Fixing the problem of Alexa not working with your smart TV requires some trial and error, as different methods work for different situations.
If this is the first time this has happened, check your settings. Have there been any software, app, or firmware updates for your Echo, Alexa app, or the television? Sometimes updates can solve common issues. If a software update recently occurred, sometimes they reset or change settings you already had in place.
Next, is your Echo linked to the right television? Or any television at all? To check this, you’ll need to go into your Alexa app. Go to “More”, then “Settings”, then “TV & Video”. On the next screen, choose “Fire TV”. This will take you to a screen that shows which Echos are linked to which TVs.
Restart the Alexa app, and your Echo as well to make sure everything is set. If everything works now, great! If not, you may need to reach out to Tech Support.
Problem #2: Smart Light Errors
Another issue you may run across is when asking Alexa to control your smart lights – whether they’re bulbs or light strips. Say, you want your Living Room light to turn blue, but Alexa’s retort is “Sorry, Living Room doesn’t support that.”
Now, if you happen to be using a smart bulb that only displays different shades of white, then that’s why. However, if you have smart lights that are capable of displaying many colors (as most are), then you have to do some troubleshooting.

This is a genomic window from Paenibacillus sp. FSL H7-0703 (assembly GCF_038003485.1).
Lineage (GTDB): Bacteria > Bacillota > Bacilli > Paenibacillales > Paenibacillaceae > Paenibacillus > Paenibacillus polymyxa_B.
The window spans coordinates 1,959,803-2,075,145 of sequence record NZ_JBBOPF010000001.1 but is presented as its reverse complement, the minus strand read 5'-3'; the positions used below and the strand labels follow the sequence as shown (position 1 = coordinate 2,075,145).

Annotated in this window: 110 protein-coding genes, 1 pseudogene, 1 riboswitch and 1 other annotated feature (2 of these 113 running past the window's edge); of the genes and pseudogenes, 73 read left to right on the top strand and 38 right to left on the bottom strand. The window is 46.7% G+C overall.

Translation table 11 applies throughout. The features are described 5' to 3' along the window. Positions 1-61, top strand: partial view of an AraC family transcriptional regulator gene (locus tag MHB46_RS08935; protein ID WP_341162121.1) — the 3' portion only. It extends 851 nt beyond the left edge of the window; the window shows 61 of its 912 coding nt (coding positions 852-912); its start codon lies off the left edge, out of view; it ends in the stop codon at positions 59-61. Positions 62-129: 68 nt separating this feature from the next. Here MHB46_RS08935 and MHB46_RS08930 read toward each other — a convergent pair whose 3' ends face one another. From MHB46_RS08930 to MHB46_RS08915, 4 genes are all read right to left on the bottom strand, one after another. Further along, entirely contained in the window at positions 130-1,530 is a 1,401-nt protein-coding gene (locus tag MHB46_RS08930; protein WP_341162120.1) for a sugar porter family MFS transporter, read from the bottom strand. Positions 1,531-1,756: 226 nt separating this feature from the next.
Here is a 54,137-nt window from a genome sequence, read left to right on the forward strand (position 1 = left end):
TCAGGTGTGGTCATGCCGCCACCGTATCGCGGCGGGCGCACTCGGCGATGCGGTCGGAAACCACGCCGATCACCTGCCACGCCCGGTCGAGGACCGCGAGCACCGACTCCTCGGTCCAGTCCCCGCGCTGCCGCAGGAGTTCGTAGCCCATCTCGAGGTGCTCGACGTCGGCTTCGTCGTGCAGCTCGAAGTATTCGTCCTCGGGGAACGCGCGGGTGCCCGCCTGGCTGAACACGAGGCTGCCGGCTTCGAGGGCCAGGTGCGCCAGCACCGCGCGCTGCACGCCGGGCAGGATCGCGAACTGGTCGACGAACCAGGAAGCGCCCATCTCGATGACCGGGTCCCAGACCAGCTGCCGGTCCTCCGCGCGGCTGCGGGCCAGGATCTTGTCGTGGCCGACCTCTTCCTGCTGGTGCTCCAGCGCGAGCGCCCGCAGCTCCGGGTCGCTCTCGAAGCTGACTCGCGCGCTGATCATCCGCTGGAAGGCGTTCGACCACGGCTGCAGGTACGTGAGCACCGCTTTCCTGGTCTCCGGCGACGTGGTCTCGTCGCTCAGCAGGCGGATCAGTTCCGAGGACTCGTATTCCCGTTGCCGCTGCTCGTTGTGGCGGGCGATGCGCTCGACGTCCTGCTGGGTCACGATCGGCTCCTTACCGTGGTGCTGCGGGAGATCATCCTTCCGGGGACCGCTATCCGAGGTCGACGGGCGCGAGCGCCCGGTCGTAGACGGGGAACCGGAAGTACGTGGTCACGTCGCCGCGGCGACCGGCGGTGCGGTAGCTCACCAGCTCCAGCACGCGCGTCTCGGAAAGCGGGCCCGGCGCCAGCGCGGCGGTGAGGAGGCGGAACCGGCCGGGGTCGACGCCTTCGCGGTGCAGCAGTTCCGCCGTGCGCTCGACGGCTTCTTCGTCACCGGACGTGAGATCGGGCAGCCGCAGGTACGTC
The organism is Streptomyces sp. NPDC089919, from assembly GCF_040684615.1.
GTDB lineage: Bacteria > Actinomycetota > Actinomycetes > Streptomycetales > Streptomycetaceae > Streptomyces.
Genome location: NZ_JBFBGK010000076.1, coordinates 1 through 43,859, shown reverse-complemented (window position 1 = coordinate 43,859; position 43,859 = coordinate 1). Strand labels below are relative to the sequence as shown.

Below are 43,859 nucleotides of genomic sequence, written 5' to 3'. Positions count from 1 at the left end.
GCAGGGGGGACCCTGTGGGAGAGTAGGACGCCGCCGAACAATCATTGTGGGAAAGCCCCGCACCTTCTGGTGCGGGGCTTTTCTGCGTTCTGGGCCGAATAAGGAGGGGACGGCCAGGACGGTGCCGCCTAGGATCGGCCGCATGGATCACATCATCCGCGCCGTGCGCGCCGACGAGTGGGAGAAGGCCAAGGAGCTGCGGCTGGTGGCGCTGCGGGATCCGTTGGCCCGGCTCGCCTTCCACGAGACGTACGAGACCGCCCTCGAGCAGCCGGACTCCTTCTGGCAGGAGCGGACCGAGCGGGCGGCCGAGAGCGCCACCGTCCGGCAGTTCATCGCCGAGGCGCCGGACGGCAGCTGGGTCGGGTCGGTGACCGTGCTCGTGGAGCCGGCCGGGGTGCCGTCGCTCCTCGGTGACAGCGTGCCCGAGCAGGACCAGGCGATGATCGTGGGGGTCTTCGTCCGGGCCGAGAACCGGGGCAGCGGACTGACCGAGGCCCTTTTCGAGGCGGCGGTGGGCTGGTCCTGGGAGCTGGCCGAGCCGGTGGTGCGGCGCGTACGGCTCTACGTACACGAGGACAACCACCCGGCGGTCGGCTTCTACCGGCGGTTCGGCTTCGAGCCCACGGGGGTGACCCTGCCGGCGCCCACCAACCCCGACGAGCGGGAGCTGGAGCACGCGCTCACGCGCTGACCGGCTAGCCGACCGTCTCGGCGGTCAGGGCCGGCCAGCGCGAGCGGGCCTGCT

First, go into your Alexa app’s settings. Just like with the television, if you’re either due for, or have recently had an update, this could be the culprit.
Also, check your Wi-Fi connection. At times, smart bulbs (like mine!) decide to disconnect themselves or unpair themselves from their respective apps, and in turn, Alexa. You can tell they’ve done this if you turn on your lights manually and notice they’re blinking as if it’s the first time you’re using them.
If this occurs, you’ll have to set them up again. Any routines involving these lights would then need to be updated. A hassle, yes, but it does happen.
Check your settings to make sure everything is set up the way you want. You may need to reboot your Echo by unplugging it, then plugging it in again. Force closing the Alexa app, as well as any app that the smart lights use (i.e. GoSund, Philips Hue, etc), can also help reset things.
Other Common Issues
At times, device errors occur because there’s a problem with the Skill that connects your smart device to Alexa. The Skills allow your smart devices to work with Alexa seamlessly. If a bug or malfunction occurs, this can cause a number of problems.
These Skills can have to do with smart lights, as well as smart cameras. The Ring Skill and Hue Alexa Skill are two of the most popular. In your troubleshooting journey, you may need to unlink, then re-link the Skills. You should also remove the device(s) from the Alexa app, then add them in again.
If the problem was with the Skill, then the next time you use your smart device with Alexa, you should be able to do so without an error message.
Another common issue is the naming of groups or devices. If you happen to be using Groups in the Alexa app, the name of your groups, as well as other devices, can confuse Alexa: